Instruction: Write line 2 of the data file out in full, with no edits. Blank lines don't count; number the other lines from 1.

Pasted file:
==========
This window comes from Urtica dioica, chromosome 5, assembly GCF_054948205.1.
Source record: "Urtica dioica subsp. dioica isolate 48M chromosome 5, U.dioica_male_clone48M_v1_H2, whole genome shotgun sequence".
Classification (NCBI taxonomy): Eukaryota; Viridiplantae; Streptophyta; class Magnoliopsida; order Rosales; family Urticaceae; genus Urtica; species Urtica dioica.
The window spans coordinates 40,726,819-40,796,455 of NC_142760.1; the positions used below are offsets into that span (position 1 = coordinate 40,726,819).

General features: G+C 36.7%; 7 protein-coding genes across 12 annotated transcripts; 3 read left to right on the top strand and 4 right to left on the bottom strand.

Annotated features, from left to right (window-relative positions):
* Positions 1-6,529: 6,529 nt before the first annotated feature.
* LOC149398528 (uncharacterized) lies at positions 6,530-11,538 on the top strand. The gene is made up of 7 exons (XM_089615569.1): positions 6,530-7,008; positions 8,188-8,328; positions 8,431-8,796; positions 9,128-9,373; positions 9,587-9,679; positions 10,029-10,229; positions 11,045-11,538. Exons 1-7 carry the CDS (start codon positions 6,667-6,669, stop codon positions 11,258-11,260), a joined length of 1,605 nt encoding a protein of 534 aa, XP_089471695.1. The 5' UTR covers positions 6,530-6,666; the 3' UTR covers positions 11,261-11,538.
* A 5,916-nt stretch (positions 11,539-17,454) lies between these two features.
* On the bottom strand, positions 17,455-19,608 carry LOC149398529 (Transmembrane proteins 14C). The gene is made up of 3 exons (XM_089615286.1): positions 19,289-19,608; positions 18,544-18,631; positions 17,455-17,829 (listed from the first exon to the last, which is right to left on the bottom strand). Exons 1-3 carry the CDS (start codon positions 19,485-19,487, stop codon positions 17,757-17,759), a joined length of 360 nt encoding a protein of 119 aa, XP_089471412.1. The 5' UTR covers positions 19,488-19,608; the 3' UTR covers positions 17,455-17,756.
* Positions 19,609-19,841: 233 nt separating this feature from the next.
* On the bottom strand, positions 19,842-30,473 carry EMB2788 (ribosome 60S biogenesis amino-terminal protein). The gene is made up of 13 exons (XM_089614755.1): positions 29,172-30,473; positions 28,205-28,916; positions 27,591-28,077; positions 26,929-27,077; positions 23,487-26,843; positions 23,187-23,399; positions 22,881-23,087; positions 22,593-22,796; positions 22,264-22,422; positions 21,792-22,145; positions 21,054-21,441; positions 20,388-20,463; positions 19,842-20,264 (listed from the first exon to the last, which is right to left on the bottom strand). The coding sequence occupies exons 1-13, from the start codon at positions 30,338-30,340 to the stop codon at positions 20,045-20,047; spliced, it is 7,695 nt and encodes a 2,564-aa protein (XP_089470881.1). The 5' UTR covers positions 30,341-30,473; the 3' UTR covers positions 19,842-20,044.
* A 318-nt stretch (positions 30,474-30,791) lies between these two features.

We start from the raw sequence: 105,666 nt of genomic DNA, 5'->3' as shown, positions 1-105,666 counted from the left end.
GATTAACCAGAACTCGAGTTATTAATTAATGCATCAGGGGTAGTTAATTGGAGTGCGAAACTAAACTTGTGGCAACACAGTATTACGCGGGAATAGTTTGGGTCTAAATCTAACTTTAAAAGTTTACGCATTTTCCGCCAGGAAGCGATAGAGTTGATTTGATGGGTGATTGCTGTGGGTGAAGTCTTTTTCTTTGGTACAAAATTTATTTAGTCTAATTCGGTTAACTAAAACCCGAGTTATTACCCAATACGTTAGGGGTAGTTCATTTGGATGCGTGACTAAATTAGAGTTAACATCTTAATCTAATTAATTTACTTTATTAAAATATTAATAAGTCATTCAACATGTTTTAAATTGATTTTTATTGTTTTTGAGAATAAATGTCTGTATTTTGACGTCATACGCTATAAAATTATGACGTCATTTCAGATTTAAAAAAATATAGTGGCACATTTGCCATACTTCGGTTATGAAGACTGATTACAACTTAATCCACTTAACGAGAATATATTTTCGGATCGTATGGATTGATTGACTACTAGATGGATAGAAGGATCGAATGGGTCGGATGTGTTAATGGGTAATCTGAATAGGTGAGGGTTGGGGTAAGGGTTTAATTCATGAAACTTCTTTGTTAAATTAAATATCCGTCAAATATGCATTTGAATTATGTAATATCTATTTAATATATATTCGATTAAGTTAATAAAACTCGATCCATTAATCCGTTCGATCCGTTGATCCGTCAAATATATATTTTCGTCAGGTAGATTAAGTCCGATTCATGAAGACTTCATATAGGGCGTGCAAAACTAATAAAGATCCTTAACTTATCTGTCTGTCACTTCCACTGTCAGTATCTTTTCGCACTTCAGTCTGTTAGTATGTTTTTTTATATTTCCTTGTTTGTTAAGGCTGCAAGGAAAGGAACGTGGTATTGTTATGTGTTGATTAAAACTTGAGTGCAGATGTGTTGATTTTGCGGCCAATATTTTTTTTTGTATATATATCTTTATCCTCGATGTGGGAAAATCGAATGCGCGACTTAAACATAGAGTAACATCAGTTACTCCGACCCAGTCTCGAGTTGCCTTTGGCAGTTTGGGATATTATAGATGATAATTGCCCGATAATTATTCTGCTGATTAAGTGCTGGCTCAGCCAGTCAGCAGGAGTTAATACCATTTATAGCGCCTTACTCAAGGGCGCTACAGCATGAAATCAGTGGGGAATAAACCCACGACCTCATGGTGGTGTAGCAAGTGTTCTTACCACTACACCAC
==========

Source record: "Urtica dioica subsp. dioica isolate 48M chromosome 5, U.dioica_male_clone48M_v1_H2, whole genome shotgun sequence".